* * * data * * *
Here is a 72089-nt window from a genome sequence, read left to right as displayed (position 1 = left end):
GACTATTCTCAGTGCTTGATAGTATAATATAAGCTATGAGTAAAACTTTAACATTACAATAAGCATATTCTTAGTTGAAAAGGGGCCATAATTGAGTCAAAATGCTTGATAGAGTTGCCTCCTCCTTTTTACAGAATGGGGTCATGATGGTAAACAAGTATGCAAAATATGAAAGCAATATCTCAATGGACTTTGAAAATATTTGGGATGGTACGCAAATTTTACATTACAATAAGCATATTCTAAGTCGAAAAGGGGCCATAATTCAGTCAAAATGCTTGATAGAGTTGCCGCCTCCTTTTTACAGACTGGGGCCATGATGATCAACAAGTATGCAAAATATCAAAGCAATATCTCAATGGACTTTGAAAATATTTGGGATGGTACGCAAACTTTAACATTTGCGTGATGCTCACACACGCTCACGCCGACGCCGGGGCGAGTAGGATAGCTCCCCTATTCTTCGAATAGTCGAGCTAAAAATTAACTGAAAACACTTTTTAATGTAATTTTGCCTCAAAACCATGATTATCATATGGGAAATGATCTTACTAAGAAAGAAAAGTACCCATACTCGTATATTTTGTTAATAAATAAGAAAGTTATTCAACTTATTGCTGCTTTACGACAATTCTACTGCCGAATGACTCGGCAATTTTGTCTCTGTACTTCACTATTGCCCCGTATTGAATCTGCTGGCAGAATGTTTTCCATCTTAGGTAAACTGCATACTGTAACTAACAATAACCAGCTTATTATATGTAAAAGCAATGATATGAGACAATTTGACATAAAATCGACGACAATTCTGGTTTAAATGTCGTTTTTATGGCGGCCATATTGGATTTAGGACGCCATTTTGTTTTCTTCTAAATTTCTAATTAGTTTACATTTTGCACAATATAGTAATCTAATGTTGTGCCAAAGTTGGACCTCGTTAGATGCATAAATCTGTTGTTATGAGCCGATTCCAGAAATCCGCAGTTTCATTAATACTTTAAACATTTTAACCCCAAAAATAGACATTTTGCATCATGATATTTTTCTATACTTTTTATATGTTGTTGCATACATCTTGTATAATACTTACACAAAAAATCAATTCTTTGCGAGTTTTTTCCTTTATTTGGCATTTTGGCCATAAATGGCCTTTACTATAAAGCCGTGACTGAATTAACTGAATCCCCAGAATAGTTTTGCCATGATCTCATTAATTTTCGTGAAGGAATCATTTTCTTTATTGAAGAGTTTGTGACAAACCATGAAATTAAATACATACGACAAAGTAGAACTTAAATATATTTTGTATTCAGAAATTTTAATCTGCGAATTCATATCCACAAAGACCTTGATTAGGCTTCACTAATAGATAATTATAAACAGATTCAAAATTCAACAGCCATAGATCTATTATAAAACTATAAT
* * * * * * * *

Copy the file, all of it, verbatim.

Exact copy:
Here is a 72089-nt window from a genome sequence, read left to right as displayed (position 1 = left end):
GACTATTCTCAGTGCTTGATAGTATAATATAAGCTATGAGTAAAACTTTAACATTACAATAAGCATATTCTTAGTTGAAAAGGGGCCATAATTGAGTCAAAATGCTTGATAGAGTTGCCTCCTCCTTTTTACAGAATGGGGTCATGATGGTAAACAAGTATGCAAAATATGAAAGCAATATCTCAATGGACTTTGAAAATATTTGGGATGGTACGCAAATTTTACATTACAATAAGCATATTCTAAGTCGAAAAGGGGCCATAATTCAGTCAAAATGCTTGATAGAGTTGCCGCCTCCTTTTTACAGACTGGGGCCATGATGATCAACAAGTATGCAAAATATCAAAGCAATATCTCAATGGACTTTGAAAATATTTGGGATGGTACGCAAACTTTAACATTTGCGTGATGCTCACACACGCTCACGCCGACGCCGGGGCGAGTAGGATAGCTCCCCTATTCTTCGAATAGTCGAGCTAAAAATTAACTGAAAACACTTTTTAATGTAATTTTGCCTCAAAACCATGATTATCATATGGGAAATGATCTTACTAAGAAAGAAAAGTACCCATACTCGTATATTTTGTTAATAAATAAGAAAGTTATTCAACTTATTGCTGCTTTACGACAATTCTACTGCCGAATGACTCGGCAATTTTGTCTCTGTACTTCACTATTGCCCCGTATTGAATCTGCTGGCAGAATGTTTTCCATCTTAGGTAAACTGCATACTGTAACTAACAATAACCAGCTTATTATATGTAAAAGCAATGATATGAGACAATTTGACATAAAATCGACGACAATTCTGGTTTAAATGTCGTTTTTATGGCGGCCATATTGGATTTAGGACGCCATTTTGTTTTCTTCTAAATTTCTAATTAGTTTACATTTTGCACAATATAGTAATCTAATGTTGTGCCAAAGTTGGACCTCGTTAGATGCATAAATCTGTTGTTATGAGCCGATTCCAGAAATCCGCAGTTTCATTAATACTTTAAACATTTTAACCCCAAAAATAGACATTTTGCATCATGATATTTTTCTATACTTTTTATATGTTGTTGCATACATCTTGTATAATACTTACACAAAAAATCAATTCTTTGCGAGTTTTTTCCTTTATTTGGCATTTTGGCCATAAATGGCCTTTACTATAAAGCCGTGACTGAATTAACTGAATCCCCAGAATAGTTTTGCCATGATCTCATTAATTTTCGTGAAGGAATCATTTTCTTTATTGAAGAGTTTGTGACAAACCATGAAATTAAATACATACGACAAAGTAGAACTTAAATATATTTTGTATTCAGAAATTTTAATCTGCGAATTCATATCCACAAAGACCTTGATTAGGCTTCACTAATAGATAATTATAAACAGATTCAAAATTCAACAGCCATAGATCTATTATAAAACTATAAT